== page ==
2 - Going Home

Project Kenya
Posted on Apr 27 2012
Blog >> Project Kenya


Thank you Dr. Carter for writing & sharing my first blog! From this point forward, the blogs are truly from moi. I really do look forward to sharing my experiences these next two weeks, so stay tuned!

Going home.

Those are the first words that come to mind as I pack my bags and head out of town, jumping to and from some four plane flights to Kenya. Where these words originate from, I’m not quite certain. Perhaps the words are simply the voices in the back of my head of loved ones and friends intimating over and over again “This will truly be a life-changing experience. Clap when the plane lands and be sure to kiss the ground! You’re finally going home!” Or maybe those words come from the myriad of tales about my ancestors generations passed snatched from the belly of this continent, tales that scream some sort of anthem to my ready ears of going back to where we started and learning the secrets concerning an inclusive, enriching, peaceful, and spiritual movement of our society towards a better future. Then again, they could come from the way the land rushes at me, everything so lush and green, the cool air tickling amidst the hot sun, the red clay of the Kenyan soil plentiful- all beckoning somehow, proclaiming that somewhere in all of this, my heart must be buried. Even so, maybe it’s more spiritual than that- maybe the words come from my spirit’s contentment with stepping into a mystery, an exciting exposure to a world beyond what I’m use to, an introduction to something new, something I have never experienced before. Perhaps this is a spiritual journey of going home to my purpose. Whatever it is, the words strike me as something to ponder throughout these next two weeks. Thus, as I land on Kenyan soil in the dark of night, full moon smiling down to greet me, I think of my name, and how it comes from the official national language in this country- Swahili (Kiswahili). Not a mere coincidence; somehow, someway, I am going home.

But enough of the lyrical writing. It is Friday morning here in Nairobi, and the six of us sit around talking about the politics of education in America versus education in a country like Kenya. What are the differences, and where do they come from? Why are so many students in the states entering college without knowing how to truly read books from a “critical analysis” standpoint and write at the college level? Where does creativity come into the mix in the classroom, and has it been bogged down by this structural need to meet “testing” standards? What disparities exist between students striving towards success in countries like Kenya versus the lack of desire to really succeed in many schools in the U.S.? Debbie Green (director of Children’s Literature for Children) shares her quiet, yet professional, tactful-like disposition while Kay Curtis chats on with amazing expertise and a contagious passion for giving back. Our family practice doctor Rich Entel is looking on with an observant eye offering an intuitive and very thoughtful temperament as Abi Shields shares a stunning grace and precision in her comments and viewpoints surrounding her experiences in the field of education. And of course, there’s Mr. Ashley Bryan whose age has yet to hold back his fantastic charm and invaluable knowledge and stories that he readily shares. I feel blessed in being accompanied by such an amazing group of individuals!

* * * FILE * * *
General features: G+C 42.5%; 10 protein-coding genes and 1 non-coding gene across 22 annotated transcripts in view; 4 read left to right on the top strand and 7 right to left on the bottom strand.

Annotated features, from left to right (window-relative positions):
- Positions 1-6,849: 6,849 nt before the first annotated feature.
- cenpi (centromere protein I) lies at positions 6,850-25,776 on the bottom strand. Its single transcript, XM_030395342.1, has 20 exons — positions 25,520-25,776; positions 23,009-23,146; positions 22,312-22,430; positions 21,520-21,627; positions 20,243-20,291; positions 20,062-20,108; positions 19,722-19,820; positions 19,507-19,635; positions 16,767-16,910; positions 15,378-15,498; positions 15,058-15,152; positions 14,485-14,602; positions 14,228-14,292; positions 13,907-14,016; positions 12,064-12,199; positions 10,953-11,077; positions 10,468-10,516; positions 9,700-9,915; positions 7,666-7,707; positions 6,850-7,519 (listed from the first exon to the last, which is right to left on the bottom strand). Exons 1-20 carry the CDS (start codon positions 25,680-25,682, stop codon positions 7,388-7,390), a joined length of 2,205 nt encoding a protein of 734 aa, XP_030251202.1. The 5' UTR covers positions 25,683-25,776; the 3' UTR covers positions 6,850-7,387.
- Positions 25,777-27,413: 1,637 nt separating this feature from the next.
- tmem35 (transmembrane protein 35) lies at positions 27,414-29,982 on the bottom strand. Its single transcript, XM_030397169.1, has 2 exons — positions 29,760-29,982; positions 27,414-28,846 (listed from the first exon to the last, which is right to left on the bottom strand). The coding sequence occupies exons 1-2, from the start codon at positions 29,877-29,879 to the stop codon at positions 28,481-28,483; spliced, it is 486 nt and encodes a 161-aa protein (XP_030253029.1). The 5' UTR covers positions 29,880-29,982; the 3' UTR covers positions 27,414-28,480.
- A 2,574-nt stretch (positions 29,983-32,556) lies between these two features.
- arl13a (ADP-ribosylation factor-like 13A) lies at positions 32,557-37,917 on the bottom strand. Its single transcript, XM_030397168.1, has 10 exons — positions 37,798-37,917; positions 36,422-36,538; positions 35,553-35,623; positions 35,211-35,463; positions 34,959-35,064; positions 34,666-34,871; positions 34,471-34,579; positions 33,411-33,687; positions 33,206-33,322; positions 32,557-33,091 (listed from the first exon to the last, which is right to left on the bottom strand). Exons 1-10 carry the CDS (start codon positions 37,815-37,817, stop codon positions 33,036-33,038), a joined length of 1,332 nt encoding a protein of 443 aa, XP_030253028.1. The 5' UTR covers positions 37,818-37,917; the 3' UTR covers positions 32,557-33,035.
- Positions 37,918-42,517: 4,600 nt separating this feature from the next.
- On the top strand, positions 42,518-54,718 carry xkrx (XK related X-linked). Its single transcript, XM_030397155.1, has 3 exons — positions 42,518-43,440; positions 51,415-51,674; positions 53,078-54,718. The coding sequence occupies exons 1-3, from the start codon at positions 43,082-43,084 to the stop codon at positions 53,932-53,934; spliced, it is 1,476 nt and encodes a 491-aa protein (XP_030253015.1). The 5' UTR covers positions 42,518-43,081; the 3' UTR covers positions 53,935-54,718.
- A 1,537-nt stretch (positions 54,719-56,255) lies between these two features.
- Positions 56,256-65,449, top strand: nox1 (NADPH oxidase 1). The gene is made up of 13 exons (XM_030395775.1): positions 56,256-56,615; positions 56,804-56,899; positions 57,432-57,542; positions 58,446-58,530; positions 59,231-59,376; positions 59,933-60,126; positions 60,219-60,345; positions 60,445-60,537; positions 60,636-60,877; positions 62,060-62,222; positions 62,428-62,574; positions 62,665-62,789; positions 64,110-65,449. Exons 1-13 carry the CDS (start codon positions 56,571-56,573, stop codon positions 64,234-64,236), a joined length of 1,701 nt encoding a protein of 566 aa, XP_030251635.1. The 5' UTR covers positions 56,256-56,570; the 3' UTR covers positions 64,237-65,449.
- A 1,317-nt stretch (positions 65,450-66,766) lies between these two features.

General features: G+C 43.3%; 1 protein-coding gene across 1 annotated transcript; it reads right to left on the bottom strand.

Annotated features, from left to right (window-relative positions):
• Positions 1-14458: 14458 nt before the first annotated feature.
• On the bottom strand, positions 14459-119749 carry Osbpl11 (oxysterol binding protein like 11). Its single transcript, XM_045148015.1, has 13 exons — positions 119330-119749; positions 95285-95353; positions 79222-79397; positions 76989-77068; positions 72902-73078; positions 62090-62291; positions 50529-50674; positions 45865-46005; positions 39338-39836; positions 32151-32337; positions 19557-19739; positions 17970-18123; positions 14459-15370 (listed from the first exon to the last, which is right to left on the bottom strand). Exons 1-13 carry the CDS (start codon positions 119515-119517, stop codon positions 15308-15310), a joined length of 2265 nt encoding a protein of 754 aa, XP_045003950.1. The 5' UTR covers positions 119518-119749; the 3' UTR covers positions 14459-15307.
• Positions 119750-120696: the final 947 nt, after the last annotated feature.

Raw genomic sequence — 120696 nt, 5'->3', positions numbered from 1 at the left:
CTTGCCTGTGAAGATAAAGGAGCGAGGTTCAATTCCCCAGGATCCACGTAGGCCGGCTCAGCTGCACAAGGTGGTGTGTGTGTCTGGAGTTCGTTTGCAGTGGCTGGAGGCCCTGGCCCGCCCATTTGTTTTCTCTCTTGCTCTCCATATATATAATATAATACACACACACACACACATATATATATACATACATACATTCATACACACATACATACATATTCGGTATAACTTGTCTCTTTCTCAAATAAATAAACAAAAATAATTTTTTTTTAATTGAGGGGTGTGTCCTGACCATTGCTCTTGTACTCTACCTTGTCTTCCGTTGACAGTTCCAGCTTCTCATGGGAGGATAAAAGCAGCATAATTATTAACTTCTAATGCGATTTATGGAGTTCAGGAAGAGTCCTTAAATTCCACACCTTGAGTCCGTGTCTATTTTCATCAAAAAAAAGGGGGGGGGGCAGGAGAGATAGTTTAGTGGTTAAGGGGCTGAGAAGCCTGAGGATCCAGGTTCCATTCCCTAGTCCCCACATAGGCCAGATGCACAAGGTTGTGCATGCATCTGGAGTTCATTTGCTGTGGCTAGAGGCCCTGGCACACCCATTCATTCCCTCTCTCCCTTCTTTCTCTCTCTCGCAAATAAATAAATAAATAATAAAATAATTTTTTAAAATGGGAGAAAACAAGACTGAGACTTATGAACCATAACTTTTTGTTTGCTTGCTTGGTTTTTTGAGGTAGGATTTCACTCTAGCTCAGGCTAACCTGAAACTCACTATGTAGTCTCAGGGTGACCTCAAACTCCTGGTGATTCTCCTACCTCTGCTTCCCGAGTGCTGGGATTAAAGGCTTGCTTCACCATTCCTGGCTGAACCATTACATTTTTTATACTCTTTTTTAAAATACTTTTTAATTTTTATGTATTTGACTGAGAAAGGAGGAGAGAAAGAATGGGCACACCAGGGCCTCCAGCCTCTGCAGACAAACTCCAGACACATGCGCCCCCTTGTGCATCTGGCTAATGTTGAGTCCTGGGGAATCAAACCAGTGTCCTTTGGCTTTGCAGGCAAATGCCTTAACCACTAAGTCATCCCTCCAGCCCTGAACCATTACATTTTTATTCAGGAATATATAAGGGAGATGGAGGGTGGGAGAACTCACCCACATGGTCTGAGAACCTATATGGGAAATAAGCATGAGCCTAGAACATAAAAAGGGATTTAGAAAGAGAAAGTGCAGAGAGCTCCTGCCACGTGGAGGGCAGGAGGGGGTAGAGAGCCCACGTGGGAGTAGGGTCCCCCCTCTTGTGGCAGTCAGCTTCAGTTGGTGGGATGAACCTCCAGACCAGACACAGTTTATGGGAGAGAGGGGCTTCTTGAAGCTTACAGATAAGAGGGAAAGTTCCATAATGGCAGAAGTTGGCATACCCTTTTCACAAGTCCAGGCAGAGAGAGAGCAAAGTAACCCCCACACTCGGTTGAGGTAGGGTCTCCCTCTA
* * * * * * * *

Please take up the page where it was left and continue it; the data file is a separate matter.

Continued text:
Afternoon arrives, and as we find ourselves riding down the roads on our way to Nyeri, I observe the people, the landscape, the “interesting” bus ride (my first experience as a left-side front seat passenger!), the interactions (school children walking home for lunch period, vendors selling sugarcane, shoes, food, & other goods on the side of the road)- it’s a lot to take in. That writer in me immediately ponders over what it’s like to see life through their eyes, to walk in their shoes. There’s a certain sense of freedom and distance in coming to a place like this as a tourist, or social worker, and I wonder what it would mean, what it would feel like if this was my life.

Before arriving at the Outspan Hotel, we take a detour to visit the most important stop of our journey here in Nyeri- Mount Kenya Academy. Sitting in the office of the humble and dedicated Charity Mwangi, director and founder of the school, I’m almost startled by this sudden rush of calm and downright “feel goodness” that spills through the windows. It’s not just me- Rich leans over and questions, “do you feel that? That sense of calm/purpose?” I sure do. As we head out of the senior school of the Academy, I look up and spot a few faces peering mischievously at us from the windows above. I wave at the students as they shoot shy smiles back at me. I’m almost tempted to grab my bags and spend my entire time right here on campus. “A little rest first, Noni” Kay says to me with a smile. And a little rest I shall have.

It’s just gotten dark, and here I sit typing on a patio with a beautiful view of Mount Kenya in the distance- apparently the second highest mountain in Africa. I watch two peacocks trot by me, their passionate calls calling out to the night, and allow a smile to adorn my lips. I’m in Kenya! And can’t get enough of it. We have quite a bit of work ahead of us, but I am certainly ready to go! Are you?

Until next time,

Love, Light, & Blessings